War-torn Central African Republic (CAR)  is the least prosperous country in Africa, whose best rank in the sub-indexes was in personal freedom.

Chad and Burundi also join CAR in the least prosperous countries in Africa. Others being the Democratic Republic of Congo,  Sudan, oil –rich Angola,  Liberia, Guinea, Togo and Zimbabwe.

Despite Africa enjoying high growth rates – averaging 5.5% in the last decade alone- the continent has been outpaced in prosperity delivery when compared to other developing countries in Europe and Asia, the survey revealed.

In addition, the continent has also been outpaced in other key targets. For example, in 1990, the number of people living below US$1.90 in East Asia was 60.6%, whilst in Sub-Saharan Africa, it was 56.8%. By 2012, this figure was 42.7% in Sub-Saharan and 7.2% in East Asia.

This is reflected in the Prosperity Index where the median rank for Sub-Saharan Africa is 98.5, whilst in Asia, it is 57.

Yvonne Mhango, an economist at Renaissance Capital,  is quoted in The Guardian newspaper of UK saying the African continent needed several more years of significant growth – “4%-5% at the very least” – for wealth to start trickling down. Also, growth is not the be-all and end-all, she said.

“It seems counterintuitive, but what I’ve observed in the continent [is] that there’s no substitute for governance. It doesn’t matter what commodity a country is producing and at what price it’s selling – if they don’t have the right leaders in place that are putting forward the right policies, you will not see that trickle down to the people,” Mhango said.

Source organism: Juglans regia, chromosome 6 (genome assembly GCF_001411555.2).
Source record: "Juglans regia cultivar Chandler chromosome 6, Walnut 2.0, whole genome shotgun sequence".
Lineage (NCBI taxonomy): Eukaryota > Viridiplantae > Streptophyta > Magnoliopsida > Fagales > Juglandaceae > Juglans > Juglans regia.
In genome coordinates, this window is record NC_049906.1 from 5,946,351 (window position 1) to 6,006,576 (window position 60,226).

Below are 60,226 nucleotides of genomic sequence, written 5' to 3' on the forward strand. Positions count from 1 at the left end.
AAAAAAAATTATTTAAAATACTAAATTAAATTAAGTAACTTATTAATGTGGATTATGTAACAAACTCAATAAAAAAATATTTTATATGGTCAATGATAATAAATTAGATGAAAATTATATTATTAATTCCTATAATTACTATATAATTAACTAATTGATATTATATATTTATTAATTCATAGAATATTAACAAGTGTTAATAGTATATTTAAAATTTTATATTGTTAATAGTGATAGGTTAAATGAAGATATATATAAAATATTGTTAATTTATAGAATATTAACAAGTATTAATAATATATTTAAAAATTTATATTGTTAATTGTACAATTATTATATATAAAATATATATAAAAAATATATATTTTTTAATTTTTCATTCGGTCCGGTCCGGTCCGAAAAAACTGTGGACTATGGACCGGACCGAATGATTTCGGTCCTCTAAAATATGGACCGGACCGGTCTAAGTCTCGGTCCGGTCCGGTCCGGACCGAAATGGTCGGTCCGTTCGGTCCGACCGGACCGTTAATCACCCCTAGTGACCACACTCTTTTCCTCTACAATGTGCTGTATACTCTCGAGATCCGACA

She noted that some of the wealthiest countries on paper have some of the most abjectly poor people on the continent.

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Winston Msowoya
Winston Msowoya
6 years ago

A good leader will come to Malawi if we stop voting ethnically,you have now paid a brutal price for that.There are myriad of brilliant and focused Malawians who would be of tremendous benefit to the whole nation and not only to his tribesmen and women.Quata system has been in effect close to 30 years,but has not produced relevant personnel or intellectual base to help hasten our political and economic development.We have tremendous natural resources to add to our ability in building strong economy.As one brother has indicated,it is totally disappointing to note that Rwanda one of the poorest nations in… Read more »

Khuduza Kaluselela
Khuduza Kaluselela
6 years ago

Malawi will remain in this state of hopelessness for many years to come for the simple reason that mediocrity reigns in all levels of society. We suffer serious leadership deformities. The current leadership is so deficient to drive society beyond mundane thinking that can generate forces of genuine development. This leadership deficiency also embodies quality of its followers. We are a people who are so content with our poverty circumstances that we generally cherish the fact that we are amongst the poorest in the world. This poverty doesn’t only manifest itself in material wealth but in our thinking capabilities too.… Read more »

6 years ago

Mwanena mwene, ndi APM ife 2 more steps backwards. What does God want to teach us in giving us this dunderhead for a leader? We implore you, dear Lord, give us a good leader NOW!